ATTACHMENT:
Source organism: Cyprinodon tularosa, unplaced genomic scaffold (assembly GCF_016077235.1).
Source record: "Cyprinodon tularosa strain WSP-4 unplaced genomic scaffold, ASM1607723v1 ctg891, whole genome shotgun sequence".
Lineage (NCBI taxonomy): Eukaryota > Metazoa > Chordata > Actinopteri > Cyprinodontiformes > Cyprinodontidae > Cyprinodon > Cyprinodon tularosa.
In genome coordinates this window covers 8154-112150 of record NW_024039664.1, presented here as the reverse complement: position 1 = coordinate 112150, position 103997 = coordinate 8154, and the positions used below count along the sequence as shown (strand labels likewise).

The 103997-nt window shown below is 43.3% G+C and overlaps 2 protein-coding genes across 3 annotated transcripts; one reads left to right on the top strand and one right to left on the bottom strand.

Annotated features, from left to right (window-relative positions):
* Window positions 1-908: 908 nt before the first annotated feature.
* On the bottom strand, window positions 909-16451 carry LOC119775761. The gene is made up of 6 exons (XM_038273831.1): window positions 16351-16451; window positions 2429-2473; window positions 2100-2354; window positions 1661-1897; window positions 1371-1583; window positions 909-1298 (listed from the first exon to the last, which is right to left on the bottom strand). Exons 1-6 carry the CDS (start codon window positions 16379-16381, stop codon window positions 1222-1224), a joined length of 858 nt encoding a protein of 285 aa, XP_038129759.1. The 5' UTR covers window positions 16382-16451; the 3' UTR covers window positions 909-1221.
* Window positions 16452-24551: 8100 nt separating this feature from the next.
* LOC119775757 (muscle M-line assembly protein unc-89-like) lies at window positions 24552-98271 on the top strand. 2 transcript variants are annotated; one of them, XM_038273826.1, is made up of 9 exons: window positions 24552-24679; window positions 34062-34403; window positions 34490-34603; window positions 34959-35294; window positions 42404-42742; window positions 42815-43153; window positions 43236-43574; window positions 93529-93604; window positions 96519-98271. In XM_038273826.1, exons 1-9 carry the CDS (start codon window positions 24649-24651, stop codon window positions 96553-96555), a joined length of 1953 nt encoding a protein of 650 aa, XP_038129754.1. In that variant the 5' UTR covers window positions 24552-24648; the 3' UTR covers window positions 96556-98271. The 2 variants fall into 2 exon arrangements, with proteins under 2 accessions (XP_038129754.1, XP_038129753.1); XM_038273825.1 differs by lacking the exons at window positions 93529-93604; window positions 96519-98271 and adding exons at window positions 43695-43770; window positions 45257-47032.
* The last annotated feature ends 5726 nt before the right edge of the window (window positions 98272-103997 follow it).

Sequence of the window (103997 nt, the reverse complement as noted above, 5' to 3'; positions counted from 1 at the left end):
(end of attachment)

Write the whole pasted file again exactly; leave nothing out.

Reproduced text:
Source organism: Cyprinodon tularosa, unplaced genomic scaffold (assembly GCF_016077235.1).
Source record: "Cyprinodon tularosa strain WSP-4 unplaced genomic scaffold, ASM1607723v1 ctg891, whole genome shotgun sequence".
Lineage (NCBI taxonomy): Eukaryota > Metazoa > Chordata > Actinopteri > Cyprinodontiformes > Cyprinodontidae > Cyprinodon > Cyprinodon tularosa.
In genome coordinates this window covers 8154-112150 of record NW_024039664.1, presented here as the reverse complement: position 1 = coordinate 112150, position 103997 = coordinate 8154, and the positions used below count along the sequence as shown (strand labels likewise).

The 103997-nt window shown below is 43.3% G+C and overlaps 2 protein-coding genes across 3 annotated transcripts; one reads left to right on the top strand and one right to left on the bottom strand.

Annotated features, from left to right (window-relative positions):
* Window positions 1-908: 908 nt before the first annotated feature.
* On the bottom strand, window positions 909-16451 carry LOC119775761. The gene is made up of 6 exons (XM_038273831.1): window positions 16351-16451; window positions 2429-2473; window positions 2100-2354; window positions 1661-1897; window positions 1371-1583; window positions 909-1298 (listed from the first exon to the last, which is right to left on the bottom strand). Exons 1-6 carry the CDS (start codon window positions 16379-16381, stop codon window positions 1222-1224), a joined length of 858 nt encoding a protein of 285 aa, XP_038129759.1. The 5' UTR covers window positions 16382-16451; the 3' UTR covers window positions 909-1221.
* Window positions 16452-24551: 8100 nt separating this feature from the next.
* LOC119775757 (muscle M-line assembly protein unc-89-like) lies at window positions 24552-98271 on the top strand. 2 transcript variants are annotated; one of them, XM_038273826.1, is made up of 9 exons: window positions 24552-24679; window positions 34062-34403; window positions 34490-34603; window positions 34959-35294; window positions 42404-42742; window positions 42815-43153; window positions 43236-43574; window positions 93529-93604; window positions 96519-98271. In XM_038273826.1, exons 1-9 carry the CDS (start codon window positions 24649-24651, stop codon window positions 96553-96555), a joined length of 1953 nt encoding a protein of 650 aa, XP_038129754.1. In that variant the 5' UTR covers window positions 24552-24648; the 3' UTR covers window positions 96556-98271. The 2 variants fall into 2 exon arrangements, with proteins under 2 accessions (XP_038129754.1, XP_038129753.1); XM_038273825.1 differs by lacking the exons at window positions 93529-93604; window positions 96519-98271 and adding exons at window positions 43695-43770; window positions 45257-47032.
* The last annotated feature ends 5726 nt before the right edge of the window (window positions 98272-103997 follow it).

Sequence of the window (103997 nt, the reverse complement as noted above, 5' to 3'; positions counted from 1 at the left end):